Sitting within an unassuming strip mall in north Columbus, Mardi Gras looks like just another ice cream store. Inside, the chilled glass countertop is filled with the typical flavors - mint chocolate chip, butter pecan and strawberry ice cream.

Turn to the adjacent wall, though, and you’ll see a large white board listing dozens of flavors found nowhere else - like kesar pista (a blend of saffron, cardamom and pistachio) or chickoo (a sweet tropical fruit originally found in Central America).

Columbus Division of Fire

Morning commuters driving by Otterbein University, the MAPFRE stadium or John Glenn International Airport might spot something out of the ordinary: Police cars blocking traffic, sirens, and plenty of injured people.

Don't be alarmed: It's just a drill.

Esther Honig

Monday brings an end to the first round of online voter registration in Ohio, a change that Secretary of State Jon Husted has been pushing for for years.

Esther Honig

The Ohio State University has a few words for senior citizens: "Give back. Go forward." 

Ohio Statehouse
KAREN KASLER / Ohio Public Radio

Cities across the state impose a tax on the profits earned by local businesses. This accounts for about 14 percent of total municipal tax collections - funds that cities rely on heavily to pay for everything from police to garbage collection.

KRForbesPhotography/SURJ Columbus

A grand jury decided not to indict two Columbus Police officers, Zachary Rosen and Jason Bare, who shot and killed 23-year-old Henry Green in June 2016.

Esther Honig

Monday marked the first day in the grand jury trial of two Columbus police officers who shot and killed 23-year-old Henry Green in June 2016. A decision on whether or not the officers will be indicted could be released as soon as Friday.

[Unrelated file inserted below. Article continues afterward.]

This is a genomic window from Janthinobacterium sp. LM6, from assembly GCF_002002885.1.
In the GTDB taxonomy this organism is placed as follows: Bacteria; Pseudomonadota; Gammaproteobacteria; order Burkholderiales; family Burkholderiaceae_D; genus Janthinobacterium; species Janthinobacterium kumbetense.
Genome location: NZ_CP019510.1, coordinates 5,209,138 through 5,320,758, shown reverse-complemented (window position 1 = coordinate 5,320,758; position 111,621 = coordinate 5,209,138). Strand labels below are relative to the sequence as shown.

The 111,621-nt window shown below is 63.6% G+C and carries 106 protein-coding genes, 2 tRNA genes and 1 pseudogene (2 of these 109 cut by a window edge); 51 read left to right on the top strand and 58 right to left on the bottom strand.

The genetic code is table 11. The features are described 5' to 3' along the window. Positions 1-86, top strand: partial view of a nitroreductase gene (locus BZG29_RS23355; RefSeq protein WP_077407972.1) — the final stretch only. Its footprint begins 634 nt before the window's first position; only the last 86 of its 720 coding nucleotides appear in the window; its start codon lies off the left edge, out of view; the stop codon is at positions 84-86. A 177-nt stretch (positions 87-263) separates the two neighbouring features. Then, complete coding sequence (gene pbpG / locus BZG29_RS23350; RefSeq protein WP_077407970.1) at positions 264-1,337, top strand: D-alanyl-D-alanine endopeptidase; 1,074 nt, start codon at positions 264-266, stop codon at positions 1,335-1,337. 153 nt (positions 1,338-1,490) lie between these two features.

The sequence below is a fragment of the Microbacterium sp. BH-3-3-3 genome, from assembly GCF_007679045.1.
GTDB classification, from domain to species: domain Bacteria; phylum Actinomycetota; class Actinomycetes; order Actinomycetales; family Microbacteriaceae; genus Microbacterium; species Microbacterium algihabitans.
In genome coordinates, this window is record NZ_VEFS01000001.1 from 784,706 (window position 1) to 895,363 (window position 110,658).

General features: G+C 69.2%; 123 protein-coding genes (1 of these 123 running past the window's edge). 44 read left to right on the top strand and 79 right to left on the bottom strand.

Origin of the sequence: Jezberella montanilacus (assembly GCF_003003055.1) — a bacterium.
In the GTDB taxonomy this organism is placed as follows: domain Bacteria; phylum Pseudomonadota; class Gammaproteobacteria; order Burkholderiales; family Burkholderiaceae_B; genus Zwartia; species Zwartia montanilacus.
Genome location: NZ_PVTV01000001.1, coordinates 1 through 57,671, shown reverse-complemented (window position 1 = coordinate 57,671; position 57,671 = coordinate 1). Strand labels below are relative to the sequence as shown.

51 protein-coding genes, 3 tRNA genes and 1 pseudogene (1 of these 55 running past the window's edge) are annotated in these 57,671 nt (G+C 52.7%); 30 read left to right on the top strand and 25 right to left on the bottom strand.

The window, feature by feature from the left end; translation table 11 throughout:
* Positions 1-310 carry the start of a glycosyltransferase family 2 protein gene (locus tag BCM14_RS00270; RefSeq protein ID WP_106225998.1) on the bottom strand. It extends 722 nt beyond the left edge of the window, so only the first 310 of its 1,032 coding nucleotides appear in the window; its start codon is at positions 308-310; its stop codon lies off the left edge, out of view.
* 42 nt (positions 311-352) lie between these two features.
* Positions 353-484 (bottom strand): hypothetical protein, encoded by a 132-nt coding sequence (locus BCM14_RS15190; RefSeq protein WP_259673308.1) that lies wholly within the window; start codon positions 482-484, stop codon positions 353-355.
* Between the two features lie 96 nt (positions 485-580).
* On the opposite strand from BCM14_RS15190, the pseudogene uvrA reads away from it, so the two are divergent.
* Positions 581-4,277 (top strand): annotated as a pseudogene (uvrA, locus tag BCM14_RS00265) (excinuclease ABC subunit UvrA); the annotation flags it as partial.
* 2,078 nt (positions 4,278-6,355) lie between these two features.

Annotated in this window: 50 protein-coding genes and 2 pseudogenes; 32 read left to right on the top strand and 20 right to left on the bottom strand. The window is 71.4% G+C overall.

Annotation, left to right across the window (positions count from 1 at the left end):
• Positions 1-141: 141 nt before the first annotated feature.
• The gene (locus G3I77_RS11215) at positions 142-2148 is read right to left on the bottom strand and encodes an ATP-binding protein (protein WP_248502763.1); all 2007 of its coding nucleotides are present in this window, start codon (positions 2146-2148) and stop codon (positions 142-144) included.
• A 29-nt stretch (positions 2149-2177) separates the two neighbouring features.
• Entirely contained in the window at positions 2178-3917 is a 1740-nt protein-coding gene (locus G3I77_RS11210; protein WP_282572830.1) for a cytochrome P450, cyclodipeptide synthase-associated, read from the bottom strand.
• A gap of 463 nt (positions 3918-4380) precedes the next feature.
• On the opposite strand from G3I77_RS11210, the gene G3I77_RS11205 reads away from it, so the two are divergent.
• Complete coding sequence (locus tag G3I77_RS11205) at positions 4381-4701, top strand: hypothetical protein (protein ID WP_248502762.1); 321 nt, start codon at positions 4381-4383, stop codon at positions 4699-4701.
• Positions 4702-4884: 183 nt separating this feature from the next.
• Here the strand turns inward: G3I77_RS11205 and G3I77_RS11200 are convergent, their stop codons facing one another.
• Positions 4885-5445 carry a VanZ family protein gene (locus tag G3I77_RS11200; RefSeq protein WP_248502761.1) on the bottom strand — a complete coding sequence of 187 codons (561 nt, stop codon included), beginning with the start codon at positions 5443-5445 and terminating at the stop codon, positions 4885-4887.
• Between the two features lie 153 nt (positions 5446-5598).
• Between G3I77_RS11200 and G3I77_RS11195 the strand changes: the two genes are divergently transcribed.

Esther Honig

As spring sets in, so does anxiety for many high school seniors touring colleges across the United States - especially those who might not see college as a viable path. At Ohio State, it was exactly those students - from Ohio's cities and rural towns - who took part in the "Day in The Life of a Buckeye" on Wednesday.

Esther Honig

Outside an old brick apartment complex, Virginia Nunes Gutierrez pulls two large plastic garbage bags from the trunk of her white Ford Explorer.

“We have a diaper fund so we buy diapers," Nunes Gutierrez explains. “So I have some of those that we were able to get, and also we have some clothes that the church donated.”

Mandie Trimble / WOSU

Changes to Ohio's concealed carry law take effect Tuesday. That means more places - like daycares, government building and universities - have the option to allow people to carry a concealed firearm in public. But advocates on both sides aren't thrilled.


Columbus hosts one of the largest Gay Pride Parades in the country, with nearly a half million people attending every year. But starting this June, parade planners say participants will have to prove their commitment to protecting LGBTQ rights before they're allowed to march.

Alex Hoey

A group of about 20 Ohio State students will begin a week-long fast on Monday to show solidarity with farm workers. They say the university went back on its word by extending their lease with Dublin-based Wendy's, which is one of the few major fast food chains that's held out of joining a national program that works to prevent abuse of U.S. farm workers.

Mellena Jackson/Facebook

On Monday night, Mellena Jackson, together with her father and young son, was visiting her grandfather at Grant Medical Center in downtown Columbus. As Jackson sat parked outside, she happened to see a black man exiting the hospital followed by three guards.

"He said, 'Leave me alone, what do you want?'" Jackson recalls. "And that's when I started recording."

International Women's Day/Facebook

Protesters in Columbus rallied in Goodale Park on Wednesday to commemorate International Women's Day, which until this year has garnered little attention in the U.S.

Columbus Division of Police

About a dozen teens from the Boys and Girls Club of Columbus met on Tuesday evening with a group of Columbus Police officers, including Chief Kim Jacobs. The pretext for the event: a teen-led dialogue with law enforcement.

Jewish Community Center of Columbus

In the last two months, over 100 Jewish centers across the country have received bomb threats, including the Jewish Community Center of Columbus. On Friday, Senator Rob Portman visited with leaders of Ohio's Jewish community to condemn these attacks as un-American and call for a firm response.